Intentionally appearing low-key from the valley, as a courtesy to the pastoral farmlands below, this gracious architectural dream was designed as both retreat and part-time residence for a growing local family with strong local roots going back several generations on the island. Out of respect for the turn-of-the-century agricultural buildings on the site, the home tucks into the edge of a densely forested hillside, overlooking a weathered red barn, cattle fields, chicken sheds and a fishing pond.





This rural family farm is on Whidbey Island, in Puget Sound, north of Seattle, Washington, USA. The rugged terrain spans beaches, hills and farmland. Envisioned for summer BBQs, fishing retreats and family gatherings, well-considered flexibility and durability in design were the anchoring approaches for this home, as well as the aim to reflect the site’s and the family’s layered history.





Although a comfortable abode for two, up to 20 people can be accommodated here, with a four-bedroom main house and a bunkhouse for the many grandchildren and guests.





The programme of the home is broken down into discreet, unpretentiously sized volumes, carefully woven between an array of large Douglas fir trees and wrapped around a courtyard of native shrubs and ferns. A low wall of stacked local Basalt organises the volumes and subtly defines the perimeter of the courtyard.





The courtyard becomes the visual and physical nexus between the different volumes, providing a central connection with multiple points of access, yet offering retreat in private separation at the user’s discretion.





The rustic gravel approach to the home meanders through the dense and dark evergreens, eventually revealing it with layered views of the courtyard and trees. At the owner’s request, intense care and effort during design and construction placed the protection of the trees over construction expediency.

What little tree fall was required, was carefully stored on the site, and is being used as lumber for the farm, cattle fencing, and as firewood for the fireplace and the new fire pit at the edge of the meadow.





Several of the interior doors and the wall art are made from carved solid cedar slabs crafted decades ago by the family patriarch, instilling a meaningful connection between the family’s past and present. The new solid plank cedar master bedroom door is designed as a future carving project for the owner, in between his days working the land, clearing brush, and raising organic cattle in the meadow below.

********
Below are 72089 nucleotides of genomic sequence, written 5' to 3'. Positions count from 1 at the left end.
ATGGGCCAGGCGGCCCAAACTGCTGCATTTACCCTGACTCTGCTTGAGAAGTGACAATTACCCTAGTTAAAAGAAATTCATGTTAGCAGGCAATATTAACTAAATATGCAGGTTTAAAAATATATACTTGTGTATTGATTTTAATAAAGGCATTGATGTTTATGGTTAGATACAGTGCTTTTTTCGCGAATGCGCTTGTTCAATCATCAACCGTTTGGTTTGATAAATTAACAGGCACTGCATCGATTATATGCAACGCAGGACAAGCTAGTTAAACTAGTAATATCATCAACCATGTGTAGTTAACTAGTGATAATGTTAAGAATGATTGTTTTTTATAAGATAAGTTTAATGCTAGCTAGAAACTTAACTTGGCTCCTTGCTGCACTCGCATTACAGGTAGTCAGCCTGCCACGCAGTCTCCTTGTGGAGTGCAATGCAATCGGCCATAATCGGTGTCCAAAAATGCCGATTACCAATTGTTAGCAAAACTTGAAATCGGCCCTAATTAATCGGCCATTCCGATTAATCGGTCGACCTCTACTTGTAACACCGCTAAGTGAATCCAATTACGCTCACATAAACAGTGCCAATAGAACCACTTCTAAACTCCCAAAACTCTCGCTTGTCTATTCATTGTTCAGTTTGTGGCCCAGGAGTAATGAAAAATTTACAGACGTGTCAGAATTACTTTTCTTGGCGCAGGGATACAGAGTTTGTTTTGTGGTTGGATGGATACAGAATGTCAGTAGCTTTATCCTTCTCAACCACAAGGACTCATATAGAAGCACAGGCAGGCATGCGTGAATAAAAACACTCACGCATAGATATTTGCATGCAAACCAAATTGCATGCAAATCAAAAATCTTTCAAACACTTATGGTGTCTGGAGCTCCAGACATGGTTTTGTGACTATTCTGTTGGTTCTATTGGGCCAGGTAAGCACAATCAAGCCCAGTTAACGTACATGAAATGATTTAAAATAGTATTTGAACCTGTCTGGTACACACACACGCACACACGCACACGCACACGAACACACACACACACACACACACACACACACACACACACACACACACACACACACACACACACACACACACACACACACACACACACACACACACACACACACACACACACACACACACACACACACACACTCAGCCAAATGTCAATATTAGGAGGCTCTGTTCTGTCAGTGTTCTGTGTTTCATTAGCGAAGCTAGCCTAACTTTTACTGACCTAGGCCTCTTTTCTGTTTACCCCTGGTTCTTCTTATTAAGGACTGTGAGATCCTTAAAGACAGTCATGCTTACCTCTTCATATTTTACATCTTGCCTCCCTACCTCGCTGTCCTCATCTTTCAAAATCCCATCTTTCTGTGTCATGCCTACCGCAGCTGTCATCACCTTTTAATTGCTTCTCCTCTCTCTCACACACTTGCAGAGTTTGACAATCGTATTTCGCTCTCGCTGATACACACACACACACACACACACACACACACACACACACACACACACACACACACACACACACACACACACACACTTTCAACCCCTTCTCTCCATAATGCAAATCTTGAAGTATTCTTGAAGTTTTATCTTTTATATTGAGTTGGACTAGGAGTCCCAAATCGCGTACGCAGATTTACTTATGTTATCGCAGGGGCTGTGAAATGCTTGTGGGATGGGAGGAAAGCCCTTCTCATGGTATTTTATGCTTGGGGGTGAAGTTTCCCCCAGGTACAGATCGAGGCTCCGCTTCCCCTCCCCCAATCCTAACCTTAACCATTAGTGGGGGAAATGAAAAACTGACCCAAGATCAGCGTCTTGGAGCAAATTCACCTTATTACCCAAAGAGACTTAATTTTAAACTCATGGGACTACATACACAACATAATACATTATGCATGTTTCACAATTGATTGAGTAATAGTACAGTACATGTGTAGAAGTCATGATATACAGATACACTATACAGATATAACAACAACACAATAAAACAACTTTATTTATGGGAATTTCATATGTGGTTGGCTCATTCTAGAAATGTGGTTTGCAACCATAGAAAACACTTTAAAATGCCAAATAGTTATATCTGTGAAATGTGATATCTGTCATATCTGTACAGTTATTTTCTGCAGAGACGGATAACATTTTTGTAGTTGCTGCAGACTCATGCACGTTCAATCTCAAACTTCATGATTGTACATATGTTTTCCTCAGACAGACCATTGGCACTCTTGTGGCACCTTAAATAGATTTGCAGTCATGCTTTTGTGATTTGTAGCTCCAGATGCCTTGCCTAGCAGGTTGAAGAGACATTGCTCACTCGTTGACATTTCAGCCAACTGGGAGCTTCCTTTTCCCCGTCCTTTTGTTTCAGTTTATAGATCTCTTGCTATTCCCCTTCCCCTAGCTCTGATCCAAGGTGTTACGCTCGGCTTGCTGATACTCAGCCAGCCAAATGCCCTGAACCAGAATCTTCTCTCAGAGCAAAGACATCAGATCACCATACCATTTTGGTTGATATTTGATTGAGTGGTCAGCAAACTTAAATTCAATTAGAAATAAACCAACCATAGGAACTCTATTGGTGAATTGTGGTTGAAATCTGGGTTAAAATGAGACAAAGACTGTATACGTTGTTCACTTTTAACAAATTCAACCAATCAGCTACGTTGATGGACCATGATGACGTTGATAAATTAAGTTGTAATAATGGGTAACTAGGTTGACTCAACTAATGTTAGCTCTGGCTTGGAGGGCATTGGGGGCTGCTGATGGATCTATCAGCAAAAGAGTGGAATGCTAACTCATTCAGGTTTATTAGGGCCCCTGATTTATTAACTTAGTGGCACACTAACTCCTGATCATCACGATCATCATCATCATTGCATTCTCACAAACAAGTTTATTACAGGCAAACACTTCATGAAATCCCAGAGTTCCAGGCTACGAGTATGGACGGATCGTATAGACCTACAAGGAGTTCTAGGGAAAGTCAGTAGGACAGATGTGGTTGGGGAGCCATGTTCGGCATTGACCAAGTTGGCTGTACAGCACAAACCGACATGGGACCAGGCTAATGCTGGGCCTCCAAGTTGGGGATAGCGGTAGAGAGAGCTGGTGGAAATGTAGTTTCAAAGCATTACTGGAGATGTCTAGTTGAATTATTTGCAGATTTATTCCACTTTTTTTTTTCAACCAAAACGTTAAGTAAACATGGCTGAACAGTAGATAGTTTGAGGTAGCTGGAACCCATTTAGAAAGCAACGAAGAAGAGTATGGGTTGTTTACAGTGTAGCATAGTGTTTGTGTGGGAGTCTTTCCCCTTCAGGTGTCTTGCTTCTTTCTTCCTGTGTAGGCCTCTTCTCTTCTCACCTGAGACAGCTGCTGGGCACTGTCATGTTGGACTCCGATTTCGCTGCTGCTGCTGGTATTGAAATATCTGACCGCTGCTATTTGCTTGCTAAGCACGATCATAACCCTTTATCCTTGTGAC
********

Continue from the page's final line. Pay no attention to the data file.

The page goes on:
With a material palette of naturally weathered woods, concrete, locally quarried stone walls, deep oak window jambs, plaster walls and black steel accents, the property strives to embrace rural warmth, the timelessness of the forest and agricultural heritage of its site and surroundings.





Longevity and low maintenance have become the ensuing benefits of the design’s decision-making journey and, as a by-product, reduce the life cycle cost of the home. ‘The materials don’t require an applied finish and are meant to remain durable for decades to come. Perhaps most important of all, the design is meant to inspire and delight consistently over time. This keeps the building further away from wasteful remodels and the wrecking ball,’ says Steve Mongillo, Principal and co-founder of mwworks.





Once the home was completed and to the team’s surprise, the owner had a custom bronze plaque made to be displayed inside, which listed the name of every person that significantly contributed to the home’s design and construction, including many incredible carpenters and craftspeople.






architecture and interior design: mwworks

structural engineer: PCS Structural Solutions

landscape design: Kenneth Philp Landscape Architects